Review: Wet Leg's Wet Leg - Rolling Stone
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Wet Leg’s Self-Titled Debut is the Sneeringly Sarcastic, Relentlessly Catchy Post-Punk Record the World Has Been Fiending For

The UK duo revel in a Pavement-style guitar slack that goes perfectly with the rollercoaster emotional tension in their songs

wet leg hollie fernandowet leg hollie fernando

Hollie Fernando*

There are many ways to introduce yourself as you crash into rock & roll history. It turns out that one of those ways is to yell, “I went to school and I got the Big D!” The U.K. duo Wet Leg made a surprise splash last year by dropping two bombshell singles right on top of each other, “Chaise Longue” and “Wet Dream.” They blew up into an international overnight sensation with a perfect formula: postpunk guitar buzz, sneering sarcastic one-liners about twenty-something sex and revenge.

Rhian Teasdale and Hester Chambers hail from the Isle of Wight, where they made the casual decision to start their band while riding together on a Ferris wheel. Even these two think it’s weird how they got so famous so fast. But that only proves that people have absolutely starved for a band like this. Two women with guitars, coming on fierce, cool, arrogant, lusty, funny, not the least bit apologetic. They’re the most exciting new rock chancers in years, and Wet Leg is an album the world has been fiending for.

The album is packed with hilariously nasty kiss-offs like “Piece of Shit” and “Ur Mum” — it’s got hooks for days, cheek for weeks. Part of the charm is that Wet Leg wrote and recorded it this time last year, long before “Chaise Longue” blew up. So there’s nothing self-conscious about it, just a couple of bored friends making a racket to crack up each other and piss off the world. As Teasdale told Rolling Stone, “It came out of that 13-year-old girl sleepover head space.”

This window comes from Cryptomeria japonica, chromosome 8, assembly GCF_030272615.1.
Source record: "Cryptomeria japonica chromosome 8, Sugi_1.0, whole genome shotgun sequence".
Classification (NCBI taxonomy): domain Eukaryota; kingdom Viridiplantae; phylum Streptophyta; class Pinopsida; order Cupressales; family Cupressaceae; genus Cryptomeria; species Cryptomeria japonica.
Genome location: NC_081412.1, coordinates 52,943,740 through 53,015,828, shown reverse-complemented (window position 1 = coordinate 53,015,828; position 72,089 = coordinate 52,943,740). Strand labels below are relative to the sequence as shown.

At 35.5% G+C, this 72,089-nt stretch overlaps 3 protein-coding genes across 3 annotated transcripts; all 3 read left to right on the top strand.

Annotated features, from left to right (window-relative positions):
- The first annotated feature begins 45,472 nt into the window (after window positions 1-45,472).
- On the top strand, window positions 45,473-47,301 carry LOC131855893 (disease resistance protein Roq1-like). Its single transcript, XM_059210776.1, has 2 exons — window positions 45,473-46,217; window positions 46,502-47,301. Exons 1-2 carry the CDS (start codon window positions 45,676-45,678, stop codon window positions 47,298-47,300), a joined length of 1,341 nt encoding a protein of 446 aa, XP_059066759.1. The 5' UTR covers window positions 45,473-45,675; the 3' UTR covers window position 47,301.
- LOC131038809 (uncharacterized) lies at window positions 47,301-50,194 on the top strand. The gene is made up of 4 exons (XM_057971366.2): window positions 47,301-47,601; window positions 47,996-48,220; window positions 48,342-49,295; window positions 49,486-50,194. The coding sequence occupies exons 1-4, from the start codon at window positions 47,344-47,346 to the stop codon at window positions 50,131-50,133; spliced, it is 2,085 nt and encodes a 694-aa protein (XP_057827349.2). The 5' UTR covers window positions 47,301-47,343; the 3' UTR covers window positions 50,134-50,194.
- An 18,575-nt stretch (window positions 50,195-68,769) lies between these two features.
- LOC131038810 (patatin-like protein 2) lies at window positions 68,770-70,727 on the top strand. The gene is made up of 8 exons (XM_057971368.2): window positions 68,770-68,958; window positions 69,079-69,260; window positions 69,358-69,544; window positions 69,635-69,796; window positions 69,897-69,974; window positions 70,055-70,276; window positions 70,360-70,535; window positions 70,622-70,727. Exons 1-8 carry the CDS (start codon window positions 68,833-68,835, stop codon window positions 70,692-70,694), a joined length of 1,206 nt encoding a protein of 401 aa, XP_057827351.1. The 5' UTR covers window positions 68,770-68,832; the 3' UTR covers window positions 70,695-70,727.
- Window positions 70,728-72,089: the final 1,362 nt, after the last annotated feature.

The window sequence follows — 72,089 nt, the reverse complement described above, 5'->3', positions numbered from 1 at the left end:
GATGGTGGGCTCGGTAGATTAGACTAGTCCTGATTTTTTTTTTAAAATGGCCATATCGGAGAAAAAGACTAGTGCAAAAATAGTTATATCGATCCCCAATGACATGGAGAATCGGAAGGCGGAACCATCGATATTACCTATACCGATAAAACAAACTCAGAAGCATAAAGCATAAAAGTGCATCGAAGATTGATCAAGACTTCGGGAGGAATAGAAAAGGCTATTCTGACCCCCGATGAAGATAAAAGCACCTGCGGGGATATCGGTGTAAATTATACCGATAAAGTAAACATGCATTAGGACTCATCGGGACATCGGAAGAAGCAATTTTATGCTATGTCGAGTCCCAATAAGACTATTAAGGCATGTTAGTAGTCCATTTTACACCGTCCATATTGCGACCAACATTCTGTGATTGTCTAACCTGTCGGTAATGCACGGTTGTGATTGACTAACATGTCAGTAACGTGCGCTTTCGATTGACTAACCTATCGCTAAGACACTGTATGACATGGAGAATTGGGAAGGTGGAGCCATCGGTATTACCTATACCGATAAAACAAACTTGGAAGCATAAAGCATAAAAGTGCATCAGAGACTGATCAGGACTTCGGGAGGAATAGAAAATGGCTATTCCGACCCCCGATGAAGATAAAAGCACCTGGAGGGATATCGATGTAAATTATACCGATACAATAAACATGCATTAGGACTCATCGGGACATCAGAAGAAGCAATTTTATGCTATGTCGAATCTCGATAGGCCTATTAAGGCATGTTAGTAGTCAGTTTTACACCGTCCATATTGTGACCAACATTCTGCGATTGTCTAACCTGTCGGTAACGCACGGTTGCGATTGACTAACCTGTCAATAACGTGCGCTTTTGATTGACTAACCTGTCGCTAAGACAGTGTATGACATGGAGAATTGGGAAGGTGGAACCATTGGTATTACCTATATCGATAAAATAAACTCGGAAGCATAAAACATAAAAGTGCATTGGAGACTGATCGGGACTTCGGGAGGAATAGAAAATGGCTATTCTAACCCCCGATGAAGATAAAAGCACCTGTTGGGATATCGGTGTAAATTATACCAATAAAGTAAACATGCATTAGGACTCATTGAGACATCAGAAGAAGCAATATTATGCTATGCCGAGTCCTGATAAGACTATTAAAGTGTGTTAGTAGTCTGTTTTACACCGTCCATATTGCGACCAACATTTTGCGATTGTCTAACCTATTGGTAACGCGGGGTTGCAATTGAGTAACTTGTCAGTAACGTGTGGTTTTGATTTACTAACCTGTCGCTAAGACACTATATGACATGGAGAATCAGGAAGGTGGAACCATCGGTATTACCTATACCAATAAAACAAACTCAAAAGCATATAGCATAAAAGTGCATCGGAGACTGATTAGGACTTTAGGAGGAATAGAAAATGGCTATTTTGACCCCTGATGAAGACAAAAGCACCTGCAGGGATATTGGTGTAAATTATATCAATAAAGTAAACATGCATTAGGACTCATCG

The early singles are still highlights on the album. “Chaise Longue” is a scathing take on post-grad malaise, with the question, “Would you like us to assign someone to worry your mother?” “Wet Dream” gets candid about the messy details of lust. Only Teasdale could sell a ridiculous pick-up line like, “Baby do you wanna come home with me?/I got Buffalo 66 on DVD.”

But as the album proves, Wet Leg are not exactly soft-spoken when it comes to dissecting male lameness. As Teasdale tells an admirer, “You say you think about me in the midnight hour/I know that you’re just rubbing one out up in the shower.”

Things they hate include the social scene (“The ambience was overrated at the party”), dating apps, doom-scrolling, self-care (“I just need a bubble bath to set me on a higher path”), their exes (“If you were better to me then maybe I’d consider fucking you goodbye”), and of course, supermarkets. They hate going out (“I Don’t Wanna Go Out”) and they hate staying in (“Too Late Now”). Things they approve of are basically just Bowie (they nick the hook from “The Man Who Sold The World”) and guitars. They don’t ask much of life, really — all they want is “good times all the time.”

They’re a classic Britpop rhythm-guitar band — drop them in the 1990s, and they’re up there with Elastica or Pulp; drop them in the 2000s and they’re with Franz Ferdinand, the Rakes, or the Maccabees. Teasdale handles lead vocals and lead guitar, with significant input from keyboardist and producer Dan Carey. Chambers adds crucial personality as well as a solo spotlight in “Convincing.”

Wet Leg might revel in Pavement-style guitar slack, but again like Pavement, they turn it into deceptively crafty tension-and-release eruptions. It goes with the emotional roller coaster of the songs — for all the sardonic laughs, Wet Leg don’t play coy about sexual politics. “Piece of Shit” seems like a funny dis song, but it’s full of acerbic reflections on misogyny. Same with “Loving You” and “Ur Mum,” where Teasdale rips an ex to shreds: “When I think about what you’ve become/I feel sorry for your mum.”

All told, Wet Leg are a couple of artsy rock & rollers who want too much, feel too much, hate too much, while chasing too many good times. No wonder the world was so ready to fall madly in love with them. After two years of quarantine blues, there was just a widespread cultural craving for this kind of action, and Wet Leg were as surprised as anyone when they tapped into it. But the album makes it sound like they’re just getting started.

In This Article: Wet Leg

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